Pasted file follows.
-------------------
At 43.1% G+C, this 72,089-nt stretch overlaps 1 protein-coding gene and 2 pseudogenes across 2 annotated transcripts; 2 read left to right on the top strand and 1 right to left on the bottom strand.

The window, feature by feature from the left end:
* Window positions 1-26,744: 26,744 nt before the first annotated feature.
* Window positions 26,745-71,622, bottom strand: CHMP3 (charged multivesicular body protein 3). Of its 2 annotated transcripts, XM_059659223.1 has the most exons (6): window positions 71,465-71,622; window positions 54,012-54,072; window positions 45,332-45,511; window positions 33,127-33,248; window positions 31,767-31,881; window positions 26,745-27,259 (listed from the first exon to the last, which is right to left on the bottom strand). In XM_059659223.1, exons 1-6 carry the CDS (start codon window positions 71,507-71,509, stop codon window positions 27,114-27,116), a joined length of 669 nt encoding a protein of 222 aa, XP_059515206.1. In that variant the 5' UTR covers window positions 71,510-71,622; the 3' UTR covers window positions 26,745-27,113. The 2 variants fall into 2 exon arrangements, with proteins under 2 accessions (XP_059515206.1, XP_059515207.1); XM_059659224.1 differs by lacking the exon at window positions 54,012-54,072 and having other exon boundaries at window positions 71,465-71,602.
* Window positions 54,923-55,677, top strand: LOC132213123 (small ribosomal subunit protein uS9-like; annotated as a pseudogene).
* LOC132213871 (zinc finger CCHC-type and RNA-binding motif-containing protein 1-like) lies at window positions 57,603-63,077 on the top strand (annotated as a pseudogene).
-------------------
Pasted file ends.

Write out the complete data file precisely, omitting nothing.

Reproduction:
At 43.1% G+C, this 72,089-nt stretch overlaps 1 protein-coding gene and 2 pseudogenes across 2 annotated transcripts; 2 read left to right on the top strand and 1 right to left on the bottom strand.

The window, feature by feature from the left end:
* Window positions 1-26,744: 26,744 nt before the first annotated feature.
* Window positions 26,745-71,622, bottom strand: CHMP3 (charged multivesicular body protein 3). Of its 2 annotated transcripts, XM_059659223.1 has the most exons (6): window positions 71,465-71,622; window positions 54,012-54,072; window positions 45,332-45,511; window positions 33,127-33,248; window positions 31,767-31,881; window positions 26,745-27,259 (listed from the first exon to the last, which is right to left on the bottom strand). In XM_059659223.1, exons 1-6 carry the CDS (start codon window positions 71,507-71,509, stop codon window positions 27,114-27,116), a joined length of 669 nt encoding a protein of 222 aa, XP_059515206.1. In that variant the 5' UTR covers window positions 71,510-71,622; the 3' UTR covers window positions 26,745-27,113. The 2 variants fall into 2 exon arrangements, with proteins under 2 accessions (XP_059515206.1, XP_059515207.1); XM_059659224.1 differs by lacking the exon at window positions 54,012-54,072 and having other exon boundaries at window positions 71,465-71,602.
* Window positions 54,923-55,677, top strand: LOC132213123 (small ribosomal subunit protein uS9-like; annotated as a pseudogene).
* LOC132213871 (zinc finger CCHC-type and RNA-binding motif-containing protein 1-like) lies at window positions 57,603-63,077 on the top strand (annotated as a pseudogene).